I create work that asks questions that are answered with questions. My goal is to stimulate dialogue and action, but not to provide a ready response to social and environmental issues. As far as the opening goes, I got a great turnout, especially from the Polish community in Chicago and it has been great to get reactions from people who have gone to see the show since!
5) Who were your biggest artistic influences for your pieces? Where do you draw inspiration?
I’m influenced by many artists who use specific materials to look at human presence within a larger social and environmental context. I’m inspired by artists such as Ann Hamilton, Dario Robleto, Juan Muñoz, Michel Blazy, Subodh Gupta, Cildo Mireiles, Marc Quinn, Monika Sosnowska and Agnes Denes, to name a few.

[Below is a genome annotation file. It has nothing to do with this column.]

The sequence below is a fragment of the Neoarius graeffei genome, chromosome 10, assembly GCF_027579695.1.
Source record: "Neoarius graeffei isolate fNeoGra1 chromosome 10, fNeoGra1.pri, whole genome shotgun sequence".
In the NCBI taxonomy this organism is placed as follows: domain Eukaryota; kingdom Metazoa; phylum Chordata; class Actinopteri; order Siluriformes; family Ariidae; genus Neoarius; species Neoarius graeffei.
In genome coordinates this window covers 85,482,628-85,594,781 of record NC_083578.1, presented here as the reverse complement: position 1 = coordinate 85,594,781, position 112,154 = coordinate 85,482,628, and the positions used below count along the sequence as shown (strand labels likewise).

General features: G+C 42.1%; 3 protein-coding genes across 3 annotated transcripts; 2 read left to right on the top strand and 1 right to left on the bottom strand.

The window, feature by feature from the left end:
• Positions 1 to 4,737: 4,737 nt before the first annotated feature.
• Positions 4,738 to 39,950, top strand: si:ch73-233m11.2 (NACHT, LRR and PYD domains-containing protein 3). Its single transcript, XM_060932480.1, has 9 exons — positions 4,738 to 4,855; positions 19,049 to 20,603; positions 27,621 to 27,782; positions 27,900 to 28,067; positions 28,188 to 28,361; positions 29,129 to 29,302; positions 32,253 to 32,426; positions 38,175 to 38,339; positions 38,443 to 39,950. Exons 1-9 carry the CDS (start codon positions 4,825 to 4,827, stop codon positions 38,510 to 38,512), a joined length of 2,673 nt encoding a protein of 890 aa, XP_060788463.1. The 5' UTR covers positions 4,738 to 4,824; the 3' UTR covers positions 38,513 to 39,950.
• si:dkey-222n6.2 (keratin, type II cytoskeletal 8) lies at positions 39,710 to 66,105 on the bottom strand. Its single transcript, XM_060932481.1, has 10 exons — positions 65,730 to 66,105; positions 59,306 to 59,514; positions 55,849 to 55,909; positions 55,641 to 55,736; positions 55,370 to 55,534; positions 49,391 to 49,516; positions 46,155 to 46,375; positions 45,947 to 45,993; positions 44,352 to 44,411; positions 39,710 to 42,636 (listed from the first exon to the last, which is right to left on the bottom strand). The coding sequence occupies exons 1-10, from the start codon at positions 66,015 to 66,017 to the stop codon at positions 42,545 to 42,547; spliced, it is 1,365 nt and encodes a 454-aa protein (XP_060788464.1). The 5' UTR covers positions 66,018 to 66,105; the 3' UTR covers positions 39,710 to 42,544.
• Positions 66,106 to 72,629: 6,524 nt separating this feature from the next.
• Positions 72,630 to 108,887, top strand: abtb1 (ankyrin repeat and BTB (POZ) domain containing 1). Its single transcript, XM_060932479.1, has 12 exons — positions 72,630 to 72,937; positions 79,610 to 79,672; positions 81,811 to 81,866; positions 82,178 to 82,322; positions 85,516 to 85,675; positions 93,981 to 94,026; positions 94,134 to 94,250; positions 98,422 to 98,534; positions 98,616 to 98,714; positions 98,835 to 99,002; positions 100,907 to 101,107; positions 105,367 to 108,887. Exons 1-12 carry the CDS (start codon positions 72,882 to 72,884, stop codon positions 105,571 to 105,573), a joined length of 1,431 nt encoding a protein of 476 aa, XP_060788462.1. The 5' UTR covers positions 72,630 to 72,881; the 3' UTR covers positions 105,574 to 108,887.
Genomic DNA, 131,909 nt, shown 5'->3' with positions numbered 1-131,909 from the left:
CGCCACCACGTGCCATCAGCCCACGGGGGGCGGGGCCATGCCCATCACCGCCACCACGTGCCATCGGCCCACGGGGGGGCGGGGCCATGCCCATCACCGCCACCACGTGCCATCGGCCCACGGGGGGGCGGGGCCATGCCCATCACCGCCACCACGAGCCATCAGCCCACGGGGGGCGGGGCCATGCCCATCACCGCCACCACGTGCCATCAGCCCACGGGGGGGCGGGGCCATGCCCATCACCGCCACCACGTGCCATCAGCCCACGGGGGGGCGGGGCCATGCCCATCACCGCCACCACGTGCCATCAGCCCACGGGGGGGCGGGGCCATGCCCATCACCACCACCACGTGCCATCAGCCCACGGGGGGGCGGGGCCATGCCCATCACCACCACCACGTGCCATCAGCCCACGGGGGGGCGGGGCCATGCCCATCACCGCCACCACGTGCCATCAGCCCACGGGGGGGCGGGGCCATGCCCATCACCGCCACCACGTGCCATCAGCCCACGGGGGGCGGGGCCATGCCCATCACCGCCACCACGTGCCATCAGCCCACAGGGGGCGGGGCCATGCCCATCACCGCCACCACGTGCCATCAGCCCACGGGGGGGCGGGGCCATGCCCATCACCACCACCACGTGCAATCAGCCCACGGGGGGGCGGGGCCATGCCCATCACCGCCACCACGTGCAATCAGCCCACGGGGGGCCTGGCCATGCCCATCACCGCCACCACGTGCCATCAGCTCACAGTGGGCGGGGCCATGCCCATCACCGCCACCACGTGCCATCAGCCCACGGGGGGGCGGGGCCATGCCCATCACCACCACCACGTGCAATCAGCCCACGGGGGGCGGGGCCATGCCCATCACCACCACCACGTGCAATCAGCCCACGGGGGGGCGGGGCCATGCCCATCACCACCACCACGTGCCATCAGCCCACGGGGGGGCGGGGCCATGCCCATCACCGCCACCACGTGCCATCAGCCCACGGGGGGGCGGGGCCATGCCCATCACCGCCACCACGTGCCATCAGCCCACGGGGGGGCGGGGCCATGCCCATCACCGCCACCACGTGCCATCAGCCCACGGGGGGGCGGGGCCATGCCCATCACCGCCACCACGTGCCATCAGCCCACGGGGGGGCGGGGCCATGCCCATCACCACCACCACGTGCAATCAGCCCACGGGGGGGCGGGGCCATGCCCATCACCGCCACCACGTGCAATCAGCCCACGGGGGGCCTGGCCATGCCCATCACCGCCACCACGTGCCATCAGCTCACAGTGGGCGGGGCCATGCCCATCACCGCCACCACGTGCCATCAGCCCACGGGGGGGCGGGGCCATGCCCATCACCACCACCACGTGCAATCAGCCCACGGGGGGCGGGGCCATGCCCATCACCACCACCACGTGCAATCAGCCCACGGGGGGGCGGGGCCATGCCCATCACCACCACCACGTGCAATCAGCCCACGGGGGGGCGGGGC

6) What do you think about having your work in a gallery as opposed to a public viewing?
I think that gallery shows and public spaces are suited for different kinds of artwork. I also believe that an artwork isn’t an object; it’s an experience that happens between the physical piece, the viewer, and the site, so changing the site will change how the artwork is perceived and reflected on.
7) You’re an international artist, with roots in Chicago, Paris and Warsaw. How do you see your multicultural background as shaping your work?